Interview by: Marco in 't Veldt
Many democratic societies struggle with issues around knowledge: fake news spreads online and offline, and there is distrust of experts, but also fear of technocratic tendencies. ‘Citizen Knowledge’ by professor Lisa Herzog discusses how knowledge, understood in a broad sense, should be dealt with in societies that combine a democratic political system with a capitalist economic system.
Defenders of democracy are sometimes criticized as hopelessly naive human beings. ‘The best argument against Democracy is a five-minute conversation with the average voter,’ Winston Churchill is claimed to have said.
Professor Lisa Herzog holds a less pessimistic view: ‘As political philosophers, we have long focused on the individual, when it comes to dealing with knowledge. We have neglected the collective and the shared infrastructures we can draw on.’
Prof Lisa Herzog works at the intersection of political philosophy and economic thought at the Faculty of Philosophy of the University of Groningen since 2019. Originally from Germany, she studied economics, philosophy and political theory in Munich and Oxford, and worked at the universities of St. Gallen, Frankfurt, Stanford and TU Munich.
Since 2019 Lisa Herzog has been Professor of Political Philosophy at the Faculty of Philosophy and at the Center for Philosophy, Politics, and Economics at the University of Groningen.
As dean of her faculty, she is part of the Advisory Board of the Rudolf Agricola School for Sustainable Development, of which she is also a Fellow.
When did you start on ‘Citizen Knowledge’?
I started working on this book in 2017-18 when I held a fellowship at the Wissenschaftskolleg zu Berlin. Democracy has always had my interest. Much of the research I conducted for this book will also be relevant to my upcoming work, which delves into the relationship between work and democracy. It revolves around a similar question: how can the economy be better aligned with democracy?
What sparked your interest in this topic?
There are two types of philosophers. The first type addresses problems internal to the philosophical debate, while the second type tackles societal questions. I've always belonged to the second type. When I started my economics studies, it was during a period when there was a strong belief that the free market was the answer to everything, the best solution for dealing with all issues of knowledge. However, we've observed that the market has its flaws and deprives some people of everything, including access to information and knowledge.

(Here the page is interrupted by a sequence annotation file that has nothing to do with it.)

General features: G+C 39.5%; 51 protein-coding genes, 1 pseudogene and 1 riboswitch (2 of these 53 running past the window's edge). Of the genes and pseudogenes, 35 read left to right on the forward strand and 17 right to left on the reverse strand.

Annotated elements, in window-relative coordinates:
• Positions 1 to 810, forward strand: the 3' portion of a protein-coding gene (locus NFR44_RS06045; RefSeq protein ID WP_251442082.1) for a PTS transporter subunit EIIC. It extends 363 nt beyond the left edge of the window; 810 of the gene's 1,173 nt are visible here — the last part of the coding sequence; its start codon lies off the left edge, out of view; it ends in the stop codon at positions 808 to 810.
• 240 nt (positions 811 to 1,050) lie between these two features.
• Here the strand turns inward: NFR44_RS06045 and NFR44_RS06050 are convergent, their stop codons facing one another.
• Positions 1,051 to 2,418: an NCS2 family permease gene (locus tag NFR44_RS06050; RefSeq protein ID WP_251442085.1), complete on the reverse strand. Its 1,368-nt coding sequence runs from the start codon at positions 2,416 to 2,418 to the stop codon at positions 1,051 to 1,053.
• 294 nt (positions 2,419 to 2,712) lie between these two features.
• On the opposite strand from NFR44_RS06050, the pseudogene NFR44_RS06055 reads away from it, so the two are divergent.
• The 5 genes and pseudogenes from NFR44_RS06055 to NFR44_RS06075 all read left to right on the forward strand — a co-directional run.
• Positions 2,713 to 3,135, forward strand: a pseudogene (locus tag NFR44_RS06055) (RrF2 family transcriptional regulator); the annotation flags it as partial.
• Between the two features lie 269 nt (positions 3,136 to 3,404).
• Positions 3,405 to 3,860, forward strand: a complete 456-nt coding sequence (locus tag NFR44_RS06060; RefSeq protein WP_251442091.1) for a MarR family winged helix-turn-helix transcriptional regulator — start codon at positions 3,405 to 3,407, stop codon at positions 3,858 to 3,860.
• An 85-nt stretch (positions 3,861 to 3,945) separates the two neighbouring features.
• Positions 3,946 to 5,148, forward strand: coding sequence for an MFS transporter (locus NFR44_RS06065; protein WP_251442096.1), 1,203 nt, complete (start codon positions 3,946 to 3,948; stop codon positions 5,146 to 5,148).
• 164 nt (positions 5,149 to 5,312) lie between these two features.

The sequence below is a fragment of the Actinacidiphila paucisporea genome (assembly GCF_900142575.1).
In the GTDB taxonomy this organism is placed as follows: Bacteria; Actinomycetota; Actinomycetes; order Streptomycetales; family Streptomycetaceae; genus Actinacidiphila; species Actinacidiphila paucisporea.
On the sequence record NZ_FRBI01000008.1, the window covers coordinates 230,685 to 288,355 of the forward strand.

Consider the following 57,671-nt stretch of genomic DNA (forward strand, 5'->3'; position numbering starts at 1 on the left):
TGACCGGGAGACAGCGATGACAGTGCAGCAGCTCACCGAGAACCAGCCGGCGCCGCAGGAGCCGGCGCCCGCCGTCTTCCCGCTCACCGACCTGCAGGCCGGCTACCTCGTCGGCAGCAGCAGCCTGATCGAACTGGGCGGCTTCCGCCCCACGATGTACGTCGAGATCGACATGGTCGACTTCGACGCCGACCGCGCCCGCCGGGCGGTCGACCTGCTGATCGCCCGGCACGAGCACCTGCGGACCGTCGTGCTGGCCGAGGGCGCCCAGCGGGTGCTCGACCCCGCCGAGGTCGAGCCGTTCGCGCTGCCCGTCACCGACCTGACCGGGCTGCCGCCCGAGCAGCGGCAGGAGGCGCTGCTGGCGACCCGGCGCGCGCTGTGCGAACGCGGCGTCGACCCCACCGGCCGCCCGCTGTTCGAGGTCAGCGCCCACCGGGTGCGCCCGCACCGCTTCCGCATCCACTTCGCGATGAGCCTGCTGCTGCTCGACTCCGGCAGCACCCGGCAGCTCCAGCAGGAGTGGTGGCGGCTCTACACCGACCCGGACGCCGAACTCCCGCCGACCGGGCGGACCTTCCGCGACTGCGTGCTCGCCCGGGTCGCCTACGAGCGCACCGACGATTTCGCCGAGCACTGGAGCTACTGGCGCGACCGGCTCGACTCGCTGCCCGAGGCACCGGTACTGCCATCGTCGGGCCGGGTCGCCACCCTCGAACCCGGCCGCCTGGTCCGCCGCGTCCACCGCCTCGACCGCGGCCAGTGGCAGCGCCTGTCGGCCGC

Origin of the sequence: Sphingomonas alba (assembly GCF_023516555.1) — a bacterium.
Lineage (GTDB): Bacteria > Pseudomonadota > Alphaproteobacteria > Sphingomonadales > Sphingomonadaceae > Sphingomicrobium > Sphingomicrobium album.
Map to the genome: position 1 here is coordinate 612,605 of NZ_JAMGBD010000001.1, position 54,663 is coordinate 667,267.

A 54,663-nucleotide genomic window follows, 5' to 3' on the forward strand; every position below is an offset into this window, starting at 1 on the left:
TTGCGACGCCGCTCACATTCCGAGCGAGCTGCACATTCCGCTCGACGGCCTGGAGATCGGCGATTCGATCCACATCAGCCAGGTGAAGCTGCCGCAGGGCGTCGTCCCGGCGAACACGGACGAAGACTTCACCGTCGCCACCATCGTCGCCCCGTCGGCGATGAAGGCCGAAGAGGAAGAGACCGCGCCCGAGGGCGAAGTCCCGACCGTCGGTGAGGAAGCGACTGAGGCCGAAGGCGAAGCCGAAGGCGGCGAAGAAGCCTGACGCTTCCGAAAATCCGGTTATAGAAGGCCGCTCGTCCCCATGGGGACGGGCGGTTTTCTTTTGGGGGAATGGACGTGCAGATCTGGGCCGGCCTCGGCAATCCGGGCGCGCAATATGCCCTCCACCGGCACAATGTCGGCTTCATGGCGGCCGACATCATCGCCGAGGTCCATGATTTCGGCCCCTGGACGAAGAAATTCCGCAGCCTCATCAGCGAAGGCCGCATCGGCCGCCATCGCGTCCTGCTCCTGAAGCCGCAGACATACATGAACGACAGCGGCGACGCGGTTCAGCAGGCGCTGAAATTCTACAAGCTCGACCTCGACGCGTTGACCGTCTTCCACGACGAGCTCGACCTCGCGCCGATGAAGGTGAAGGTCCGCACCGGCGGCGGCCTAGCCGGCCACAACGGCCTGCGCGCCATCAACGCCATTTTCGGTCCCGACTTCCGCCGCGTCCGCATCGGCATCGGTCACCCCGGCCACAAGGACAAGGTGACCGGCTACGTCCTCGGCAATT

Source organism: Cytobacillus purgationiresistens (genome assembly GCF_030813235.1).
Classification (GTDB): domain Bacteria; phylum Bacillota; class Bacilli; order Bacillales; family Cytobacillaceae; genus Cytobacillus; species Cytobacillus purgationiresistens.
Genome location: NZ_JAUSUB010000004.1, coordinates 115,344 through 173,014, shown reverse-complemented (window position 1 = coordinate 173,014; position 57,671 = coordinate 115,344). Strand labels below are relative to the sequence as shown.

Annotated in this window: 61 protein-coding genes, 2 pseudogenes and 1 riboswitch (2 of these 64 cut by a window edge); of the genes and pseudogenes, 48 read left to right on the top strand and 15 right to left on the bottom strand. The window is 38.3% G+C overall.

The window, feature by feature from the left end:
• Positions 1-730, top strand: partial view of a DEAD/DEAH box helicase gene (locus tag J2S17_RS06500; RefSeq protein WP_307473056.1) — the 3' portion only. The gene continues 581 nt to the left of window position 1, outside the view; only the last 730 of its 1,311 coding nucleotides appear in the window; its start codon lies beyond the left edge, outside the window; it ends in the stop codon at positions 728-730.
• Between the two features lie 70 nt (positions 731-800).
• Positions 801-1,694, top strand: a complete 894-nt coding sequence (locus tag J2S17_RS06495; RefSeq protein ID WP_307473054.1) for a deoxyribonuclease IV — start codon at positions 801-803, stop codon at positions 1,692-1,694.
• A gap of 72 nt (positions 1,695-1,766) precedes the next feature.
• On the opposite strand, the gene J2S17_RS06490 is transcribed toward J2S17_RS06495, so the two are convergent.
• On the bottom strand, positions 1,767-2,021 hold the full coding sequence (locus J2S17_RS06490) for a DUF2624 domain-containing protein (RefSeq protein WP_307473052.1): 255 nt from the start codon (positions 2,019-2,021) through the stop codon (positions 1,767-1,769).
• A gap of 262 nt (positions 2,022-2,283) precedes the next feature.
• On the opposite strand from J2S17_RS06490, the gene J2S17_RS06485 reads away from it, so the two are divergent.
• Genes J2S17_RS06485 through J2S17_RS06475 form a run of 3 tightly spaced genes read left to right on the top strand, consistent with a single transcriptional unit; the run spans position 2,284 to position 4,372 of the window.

Is democracy in danger?
Well, my book serves as both a response to developments in scientific research and a reflection of societal developments. We've witnessed two pivotal moments: Brexit and the election of Trump. These events ignited substantial discussions about the new technologies that played a significant role in these occurrences. Both were closely linked to the spread of fake news through social media platforms such as Facebook and Twitter.
In our era, there's this peculiar paradox: we use a very old technique - the red pencil - to vote, because new technologies are not found reliable, but many voters are informed through the newest technologies.
Yes, but remember that even Plato critically discussed of the new media of his time, the written word. He believed that people should engage in oral discussions rather than writing. Writing, in his view, was detrimental to memory and the art of discussion. I don't advocate a return to the past. A central question in my book is: ‘How can we adapt modern technologies in ways that strengthen, rather than undermine, democracy?’ The epistemic dimension is crucial—citizens must have a reasonable chance to access the knowledge that is essential for decision-making, and there must be appropriate networks of epistemic institutions and practices to assist individuals in this endeavor.
So, what can be done?
I use the expression 'marketplace of ideas' to describe the current discourse on freedom of speech. The market paradigm, ‘the market is always right,’ has spilled over into other areas, including the realm of ideas: ‘the best argument will win.’ However, this perspective fails to address the complexities of democratic discussions, and also the technical media that facilitate them.
First and foremost, we must dispel the misconception that allowing everyone to say whatever they want will inevitably lead us to the truth. This is a false notion; we need rules. Consider, for example, the role of courts of justice. They are responsible for ascertaining the truth on complex matters. To do so, they operate under strict regulations, determining who says what and when, and what kind of evidence is admissible.